CMS and Contractors Must Address EHR Fraud Vulnerabilities

EHR fraud is a significant concern of CMS and its contractors.

(February 7, 2014): A new report from the Office of Inspector General (OIG) of the Department of Health and Human Services (HHS) finds that the Centers for Medicare and Medicaid Services (CMS) and its contractors have adopted few Medicare program integrity practices to address electronic health record (EHR) fraud vulnerabilities. These EHR fraud vulnerabilities include improper billing practices like copy-pasting (cloning) and over documentation. The Department of Health and Human Services, Office of Inspector General (OIG) recommended that CMS provide better guidance to Medicare contractors on detecting EHR fraud and direct those contractors to use providers’ audit logs, a valuable fraud detection tool when reviewing medical records.

I. Electronic Health Records Have Largely Replaced Paper Medical Records:

EHRs are replacing traditional paper medical records with electronic records that document and store patient health information. They are patient-focused and instantly provide authorized users with real-time, secure information. EHRs may include administrative clinical data relevant to a patient’s care under a particular provider, such as patient statistics like age and weight, progress notes, medications, medical history, and clinical test results.[1] More importantly, the health information in these records can be created and managed by authorized providers in a digital format capable of being shared across various health care entities

II. EHR Fraud Vulnerabilities:

EHRs facilitate the government’s goal of a health care system that strengthens the relationship between patients and their doctors. The timeliness and availability of patient health information may enable providers to make better decisions and provide better care. However, misuse and other fraudulent practices are a significant concern with EHRs. Indeed, recently identified EHR fraud vulnerabilities will require CMS and its Medicare contractors to revise their traditional approaches to combating fraud and abuse in the health care industry.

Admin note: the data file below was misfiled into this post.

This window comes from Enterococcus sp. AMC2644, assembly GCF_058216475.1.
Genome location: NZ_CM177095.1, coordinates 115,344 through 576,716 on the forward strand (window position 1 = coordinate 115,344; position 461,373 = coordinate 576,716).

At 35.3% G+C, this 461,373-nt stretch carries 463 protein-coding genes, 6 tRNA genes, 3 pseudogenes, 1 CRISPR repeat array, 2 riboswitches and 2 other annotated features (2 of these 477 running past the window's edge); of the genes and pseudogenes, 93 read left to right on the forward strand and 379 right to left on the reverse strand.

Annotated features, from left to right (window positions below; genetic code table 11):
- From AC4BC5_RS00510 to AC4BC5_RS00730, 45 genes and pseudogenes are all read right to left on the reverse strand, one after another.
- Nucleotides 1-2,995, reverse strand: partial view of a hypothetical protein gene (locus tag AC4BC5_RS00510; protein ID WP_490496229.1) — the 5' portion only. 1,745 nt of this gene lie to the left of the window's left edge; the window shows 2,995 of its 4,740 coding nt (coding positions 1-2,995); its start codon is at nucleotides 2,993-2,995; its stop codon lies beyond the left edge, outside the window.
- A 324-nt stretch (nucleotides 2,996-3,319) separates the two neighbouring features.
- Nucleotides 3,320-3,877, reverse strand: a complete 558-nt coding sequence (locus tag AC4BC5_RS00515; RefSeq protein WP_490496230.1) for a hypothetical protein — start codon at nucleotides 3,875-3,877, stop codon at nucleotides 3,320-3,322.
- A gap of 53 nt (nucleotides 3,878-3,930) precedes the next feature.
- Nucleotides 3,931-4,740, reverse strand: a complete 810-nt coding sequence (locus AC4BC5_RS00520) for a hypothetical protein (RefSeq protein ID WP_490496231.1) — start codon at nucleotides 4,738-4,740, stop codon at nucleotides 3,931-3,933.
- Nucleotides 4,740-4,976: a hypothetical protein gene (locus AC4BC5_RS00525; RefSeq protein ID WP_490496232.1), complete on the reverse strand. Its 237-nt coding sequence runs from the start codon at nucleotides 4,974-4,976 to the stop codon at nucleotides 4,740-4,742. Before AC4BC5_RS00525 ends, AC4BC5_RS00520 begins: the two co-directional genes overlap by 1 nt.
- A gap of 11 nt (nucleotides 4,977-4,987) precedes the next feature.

For example, OIG recognized that “clues within the progress notes, handwriting styles, and other attributes that help corroborate the authenticity of paper medical records are largely absent in EHRs.” The report also found that tracing authorship and documentation in an EHR may not be as direct as tracing in a paper record. In fact, OIG noted that health care providers can use EHR software features to disguise the true authorship of the EHR and distort information in the record. These practices can lead to inflated health care claims and fraudulent submissions for reimbursement.

III. A Number of Program Integrity Risks are Presented by EHR Utilization:

While the full extent of health care fraud is unknown, there is no doubt it is substantial. Indeed, estimates put the cost of health care fraud between $75 billion and $250 billion. Unfortunately, the promulgation of EHRs may enable more widespread instances of deceptive practices. Specific features of EHRs, if poorly designed or misused, can result in EHR fraud and improper billing schemes.


A common EHR documentation practice used to commit fraud is known as “copy-pasting” or “cloning”. Cloning allows authorized providers to select information from one source in an EHR and replicate it in another section. For example, a health care practitioner can use cloning as a useful tool to replicate elements of a patient’s demographics on each page of the EMR. Originally seen as beneficial, cloning can be an easy way to copy forward documentation that appears to be the same, or at least unchanged from a prior visit, in a patient’s medical record. However, cloning is susceptible to misuse. When clinicians clone information but do not update it or ensure its accuracy, erroneous data may enter the patient’s medical record. In turn, inappropriate charges may be billed to patients or third-party health care payors. Likewise, improper cloning can facilitate attempts to upcode claims and duplicate or create fraudulent claims.